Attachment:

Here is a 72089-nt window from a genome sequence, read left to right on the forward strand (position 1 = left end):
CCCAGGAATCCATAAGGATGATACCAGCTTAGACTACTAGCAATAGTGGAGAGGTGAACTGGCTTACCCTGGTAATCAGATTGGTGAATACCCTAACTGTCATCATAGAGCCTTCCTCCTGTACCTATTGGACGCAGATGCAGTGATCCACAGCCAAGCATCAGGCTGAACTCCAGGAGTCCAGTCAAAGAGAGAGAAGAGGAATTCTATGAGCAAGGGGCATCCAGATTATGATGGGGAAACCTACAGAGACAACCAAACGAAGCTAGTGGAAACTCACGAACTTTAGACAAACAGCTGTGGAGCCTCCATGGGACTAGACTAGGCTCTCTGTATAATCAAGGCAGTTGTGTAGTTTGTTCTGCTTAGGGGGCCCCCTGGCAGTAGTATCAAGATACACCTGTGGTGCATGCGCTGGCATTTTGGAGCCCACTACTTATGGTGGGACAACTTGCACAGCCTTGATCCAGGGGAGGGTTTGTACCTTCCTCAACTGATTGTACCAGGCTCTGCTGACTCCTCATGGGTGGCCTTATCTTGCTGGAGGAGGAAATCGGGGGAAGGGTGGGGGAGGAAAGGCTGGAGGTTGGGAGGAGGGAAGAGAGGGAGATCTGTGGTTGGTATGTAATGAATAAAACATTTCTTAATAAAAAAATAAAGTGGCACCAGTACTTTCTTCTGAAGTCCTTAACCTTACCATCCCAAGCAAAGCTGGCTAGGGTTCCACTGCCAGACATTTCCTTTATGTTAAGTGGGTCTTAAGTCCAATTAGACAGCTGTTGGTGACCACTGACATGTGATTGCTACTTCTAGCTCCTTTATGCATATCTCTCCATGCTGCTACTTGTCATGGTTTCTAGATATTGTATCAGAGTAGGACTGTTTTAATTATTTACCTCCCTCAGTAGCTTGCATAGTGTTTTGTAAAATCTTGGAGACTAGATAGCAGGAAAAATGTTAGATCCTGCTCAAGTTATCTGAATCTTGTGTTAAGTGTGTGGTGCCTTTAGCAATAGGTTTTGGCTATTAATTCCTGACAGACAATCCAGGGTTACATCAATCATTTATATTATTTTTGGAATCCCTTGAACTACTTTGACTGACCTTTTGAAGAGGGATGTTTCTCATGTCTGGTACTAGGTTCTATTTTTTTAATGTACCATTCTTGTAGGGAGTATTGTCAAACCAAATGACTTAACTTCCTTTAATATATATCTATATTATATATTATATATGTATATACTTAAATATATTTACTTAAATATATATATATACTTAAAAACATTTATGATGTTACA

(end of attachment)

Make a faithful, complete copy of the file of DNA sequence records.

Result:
Here is a 72089-nt window from a genome sequence, read left to right on the forward strand (position 1 = left end):
CCCAGGAATCCATAAGGATGATACCAGCTTAGACTACTAGCAATAGTGGAGAGGTGAACTGGCTTACCCTGGTAATCAGATTGGTGAATACCCTAACTGTCATCATAGAGCCTTCCTCCTGTACCTATTGGACGCAGATGCAGTGATCCACAGCCAAGCATCAGGCTGAACTCCAGGAGTCCAGTCAAAGAGAGAGAAGAGGAATTCTATGAGCAAGGGGCATCCAGATTATGATGGGGAAACCTACAGAGACAACCAAACGAAGCTAGTGGAAACTCACGAACTTTAGACAAACAGCTGTGGAGCCTCCATGGGACTAGACTAGGCTCTCTGTATAATCAAGGCAGTTGTGTAGTTTGTTCTGCTTAGGGGGCCCCCTGGCAGTAGTATCAAGATACACCTGTGGTGCATGCGCTGGCATTTTGGAGCCCACTACTTATGGTGGGACAACTTGCACAGCCTTGATCCAGGGGAGGGTTTGTACCTTCCTCAACTGATTGTACCAGGCTCTGCTGACTCCTCATGGGTGGCCTTATCTTGCTGGAGGAGGAAATCGGGGGAAGGGTGGGGGAGGAAAGGCTGGAGGTTGGGAGGAGGGAAGAGAGGGAGATCTGTGGTTGGTATGTAATGAATAAAACATTTCTTAATAAAAAAATAAAGTGGCACCAGTACTTTCTTCTGAAGTCCTTAACCTTACCATCCCAAGCAAAGCTGGCTAGGGTTCCACTGCCAGACATTTCCTTTATGTTAAGTGGGTCTTAAGTCCAATTAGACAGCTGTTGGTGACCACTGACATGTGATTGCTACTTCTAGCTCCTTTATGCATATCTCTCCATGCTGCTACTTGTCATGGTTTCTAGATATTGTATCAGAGTAGGACTGTTTTAATTATTTACCTCCCTCAGTAGCTTGCATAGTGTTTTGTAAAATCTTGGAGACTAGATAGCAGGAAAAATGTTAGATCCTGCTCAAGTTATCTGAATCTTGTGTTAAGTGTGTGGTGCCTTTAGCAATAGGTTTTGGCTATTAATTCCTGACAGACAATCCAGGGTTACATCAATCATTTATATTATTTTTGGAATCCCTTGAACTACTTTGACTGACCTTTTGAAGAGGGATGTTTCTCATGTCTGGTACTAGGTTCTATTTTTTTAATGTACCATTCTTGTAGGGAGTATTGTCAAACCAAATGACTTAACTTCCTTTAATATATATCTATATTATATATTATATATGTATATACTTAAATATATTTACTTAAATATATATATATACTTAAAAACATTTATGATGTTACA